L.A. Cetto is the largest producer/distributor in the country and, indeed, in all of Latin America. The company has made a major push in recent years to educate the masses re the joys of drinking wine and this may in fact be a contributing factor to the growing interest in wine on the Riviera Maya.
If you’re on a budget but want to try some decent Mexican wine, check out the L.A. Cetto label and let us know what you think.
Willing to bump up a bit in price? Then check out the Monte Xanic label.
This is another Italian/Mexican family vineyard. Their chenin blancs are known to be good and they put out an excellent label called Calixa. In addition, their Reserve Viognier is reputed to be outstanding. We sampled a Monte Xanic 2008 Chardonnay priced at $128 pesos (about $10 US at the current exchange rate)and give it lotsa stars. You’ll have to let us know about their reds as we were too tight to shell out $200 pesos to sample them.
There’s a good selection of Chilean wine available to purchase locally with virtually all of it coming from either the Maipo or Central Valley regions..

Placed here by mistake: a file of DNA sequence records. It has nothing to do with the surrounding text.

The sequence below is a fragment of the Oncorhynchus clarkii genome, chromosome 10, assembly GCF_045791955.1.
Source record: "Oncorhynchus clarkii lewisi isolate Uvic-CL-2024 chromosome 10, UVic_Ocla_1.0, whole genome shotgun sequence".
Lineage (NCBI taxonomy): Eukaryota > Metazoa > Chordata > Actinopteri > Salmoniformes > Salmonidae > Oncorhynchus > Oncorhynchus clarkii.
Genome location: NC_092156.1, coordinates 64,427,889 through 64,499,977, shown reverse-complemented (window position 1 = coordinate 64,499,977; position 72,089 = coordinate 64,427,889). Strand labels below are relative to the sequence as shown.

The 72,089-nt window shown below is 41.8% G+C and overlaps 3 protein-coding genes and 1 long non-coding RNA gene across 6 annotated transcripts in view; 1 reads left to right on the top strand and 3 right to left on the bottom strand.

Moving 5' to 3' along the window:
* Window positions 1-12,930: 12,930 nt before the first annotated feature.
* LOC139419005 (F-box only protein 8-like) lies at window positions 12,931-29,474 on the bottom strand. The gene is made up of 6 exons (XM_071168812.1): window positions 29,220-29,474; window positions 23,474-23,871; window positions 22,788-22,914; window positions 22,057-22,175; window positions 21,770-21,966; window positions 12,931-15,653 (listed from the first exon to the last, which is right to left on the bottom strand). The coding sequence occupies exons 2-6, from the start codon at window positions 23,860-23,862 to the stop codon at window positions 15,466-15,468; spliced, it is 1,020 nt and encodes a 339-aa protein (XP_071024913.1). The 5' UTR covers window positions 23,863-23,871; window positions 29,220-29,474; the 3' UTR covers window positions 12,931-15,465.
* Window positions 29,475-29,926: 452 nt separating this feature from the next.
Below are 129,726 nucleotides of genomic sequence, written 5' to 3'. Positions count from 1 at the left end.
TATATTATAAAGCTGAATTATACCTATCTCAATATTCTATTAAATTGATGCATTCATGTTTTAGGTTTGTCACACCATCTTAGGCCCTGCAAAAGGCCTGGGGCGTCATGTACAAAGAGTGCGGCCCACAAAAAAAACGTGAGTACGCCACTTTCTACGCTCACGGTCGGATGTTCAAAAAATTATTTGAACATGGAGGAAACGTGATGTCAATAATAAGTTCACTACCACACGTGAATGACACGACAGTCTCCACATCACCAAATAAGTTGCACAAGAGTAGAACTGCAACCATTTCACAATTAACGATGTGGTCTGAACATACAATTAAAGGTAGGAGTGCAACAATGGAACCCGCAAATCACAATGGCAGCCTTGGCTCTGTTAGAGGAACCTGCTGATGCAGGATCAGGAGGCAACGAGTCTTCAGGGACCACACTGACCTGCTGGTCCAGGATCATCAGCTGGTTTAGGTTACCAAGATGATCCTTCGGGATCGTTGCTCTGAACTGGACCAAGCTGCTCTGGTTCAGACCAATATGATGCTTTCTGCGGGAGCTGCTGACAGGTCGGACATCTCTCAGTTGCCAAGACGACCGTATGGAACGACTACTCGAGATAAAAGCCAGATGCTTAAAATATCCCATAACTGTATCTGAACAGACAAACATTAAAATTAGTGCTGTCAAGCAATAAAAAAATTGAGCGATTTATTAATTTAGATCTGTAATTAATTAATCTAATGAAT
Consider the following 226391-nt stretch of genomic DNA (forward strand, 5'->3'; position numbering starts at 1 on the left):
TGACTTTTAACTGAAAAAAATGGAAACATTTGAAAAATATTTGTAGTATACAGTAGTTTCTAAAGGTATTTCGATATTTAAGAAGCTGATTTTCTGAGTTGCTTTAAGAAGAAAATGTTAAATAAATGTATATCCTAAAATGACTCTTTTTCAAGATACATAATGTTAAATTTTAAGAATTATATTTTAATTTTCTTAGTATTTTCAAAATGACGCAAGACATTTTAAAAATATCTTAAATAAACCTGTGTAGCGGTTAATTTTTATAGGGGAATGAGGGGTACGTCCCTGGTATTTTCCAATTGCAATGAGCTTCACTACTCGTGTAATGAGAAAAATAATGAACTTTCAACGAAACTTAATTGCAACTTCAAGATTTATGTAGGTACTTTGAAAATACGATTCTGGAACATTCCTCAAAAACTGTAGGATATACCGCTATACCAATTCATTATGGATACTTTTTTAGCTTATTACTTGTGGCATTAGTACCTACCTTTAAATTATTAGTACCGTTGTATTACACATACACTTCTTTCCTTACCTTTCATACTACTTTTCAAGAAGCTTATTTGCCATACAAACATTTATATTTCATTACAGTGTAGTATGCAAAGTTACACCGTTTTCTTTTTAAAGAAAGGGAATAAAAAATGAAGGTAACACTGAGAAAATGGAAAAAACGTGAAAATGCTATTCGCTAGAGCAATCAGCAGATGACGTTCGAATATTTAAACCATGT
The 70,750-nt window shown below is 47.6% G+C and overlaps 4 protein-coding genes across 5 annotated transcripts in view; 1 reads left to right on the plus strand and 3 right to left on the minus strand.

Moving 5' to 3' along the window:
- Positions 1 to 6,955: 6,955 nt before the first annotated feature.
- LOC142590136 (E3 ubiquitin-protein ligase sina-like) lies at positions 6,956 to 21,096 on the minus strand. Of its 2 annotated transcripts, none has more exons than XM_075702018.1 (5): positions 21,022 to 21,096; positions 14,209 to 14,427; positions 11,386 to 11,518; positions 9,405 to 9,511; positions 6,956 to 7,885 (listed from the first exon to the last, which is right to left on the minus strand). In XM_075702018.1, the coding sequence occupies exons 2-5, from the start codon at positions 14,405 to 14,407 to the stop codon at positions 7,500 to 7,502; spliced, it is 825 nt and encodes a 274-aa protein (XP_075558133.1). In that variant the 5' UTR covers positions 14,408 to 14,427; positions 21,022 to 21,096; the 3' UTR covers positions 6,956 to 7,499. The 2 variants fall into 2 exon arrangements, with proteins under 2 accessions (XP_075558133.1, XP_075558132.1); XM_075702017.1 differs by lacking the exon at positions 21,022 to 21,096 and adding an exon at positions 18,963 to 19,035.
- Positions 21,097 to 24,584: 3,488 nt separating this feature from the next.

The local market is dominated by Concha y Toro. Their lower priced vintages – in the $5 – 7$ range – may disappoint unless you can get by with Gallo type jug wine. However, a couple of their sub-labels are worth checking out.
Keep an eye out for their Xplorador label, for example.. My Dad tells me they make a very nice 75% cab/25% Merlot. At least the 2008 vintage was excellent. He bought it at (you guessed it, Costco in So. Cal) which means that it might now or soon be available at the Mega Grocery store which is affiliated with Costco in some way.